May 7, 2016

Jamestown, Virginia: A lesson in being a tourist

Our first visit should have been to Jamestown. Somehow we did things backwards.  I was so enamored with Williamsburg that I was a bit disappointed when we made it to the First Settlement. 

This is an oven for baking bread. Very similar to what I saw in Morocco.
Three ships arrived at Jamestown, Virginia in 1607, the Discovery, Godspeed, and Susan Constant. My companion had to remind me that the first settlers had to build from the ground up. It was nature that they had to contend with and at that point in time it was a bit more brutal in Virginia. They were going thru the Little Ice-Age. 

In truth, the houses were nicely built. They were wood frames which were filled in with sticks. The holes were filled with sticky wattle and daub (mud, clay, and grass mixture). The roof's were thatched, with dirt floors, and on the inside of a few of the houses the rooms were filled with elaborately hand carved furniture. But most were one room homes with a table, chairs, and bed with a straw mattress.  

Armour was also in every house.  It kind of reminded me of Vikings. One always has to be on guard. 

The last leg of our tour was visiting the ships. Even though we visited on a weekday the place was packed with children on field trips.  I expected Captain Jack Sparrow to make an appearance at any time.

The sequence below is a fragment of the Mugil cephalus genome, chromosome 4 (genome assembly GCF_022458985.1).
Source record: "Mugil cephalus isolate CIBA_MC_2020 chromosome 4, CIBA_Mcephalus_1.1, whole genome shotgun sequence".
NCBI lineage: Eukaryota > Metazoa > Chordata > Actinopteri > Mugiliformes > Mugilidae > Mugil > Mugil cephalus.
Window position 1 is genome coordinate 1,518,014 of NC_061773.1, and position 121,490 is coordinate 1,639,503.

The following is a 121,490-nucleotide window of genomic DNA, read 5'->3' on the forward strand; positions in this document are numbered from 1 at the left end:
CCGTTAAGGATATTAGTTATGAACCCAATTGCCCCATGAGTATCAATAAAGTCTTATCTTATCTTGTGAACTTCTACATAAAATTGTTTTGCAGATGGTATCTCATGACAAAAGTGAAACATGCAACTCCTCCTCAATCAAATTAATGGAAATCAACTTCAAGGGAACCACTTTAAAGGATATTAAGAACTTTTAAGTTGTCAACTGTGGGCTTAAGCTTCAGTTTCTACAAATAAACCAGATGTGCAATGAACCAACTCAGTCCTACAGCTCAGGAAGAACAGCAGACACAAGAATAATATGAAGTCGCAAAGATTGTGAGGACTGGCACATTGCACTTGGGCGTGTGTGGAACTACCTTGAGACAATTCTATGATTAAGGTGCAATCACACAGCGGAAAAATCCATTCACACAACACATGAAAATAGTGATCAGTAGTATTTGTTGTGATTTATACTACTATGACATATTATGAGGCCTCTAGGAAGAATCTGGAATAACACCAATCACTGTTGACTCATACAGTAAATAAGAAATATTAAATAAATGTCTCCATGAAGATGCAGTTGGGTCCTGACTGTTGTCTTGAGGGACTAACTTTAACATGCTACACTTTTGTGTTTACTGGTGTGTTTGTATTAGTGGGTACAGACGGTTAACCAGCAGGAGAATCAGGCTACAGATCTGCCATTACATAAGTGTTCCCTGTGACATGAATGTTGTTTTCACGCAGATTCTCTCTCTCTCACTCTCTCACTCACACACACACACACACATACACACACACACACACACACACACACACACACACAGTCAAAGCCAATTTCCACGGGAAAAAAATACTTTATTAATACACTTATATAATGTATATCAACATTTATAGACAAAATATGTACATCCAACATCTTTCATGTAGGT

The interpreters were wonderful and spent a large amount of time explaining things to us. I learned how the compass works and where the term "knots" comes from when it comes to navigation. ( I should have taken notes) 

On the way in we talked at length to one of the interpreters. (Sadly, I didn't take a picture of her.)  She told us about the Powhatan Indians that were in the area and that Pocahontas belonged to the tribe. We were encouraged to touch the summer dress that she was making out of deer hide while she talked to us. The interpreter was a former school teacher and I felt that she was an invaluable asset to Jamestown because she passionately talked about the history of the area.  

I came away knowing more than when I went in.  Mission accomplished.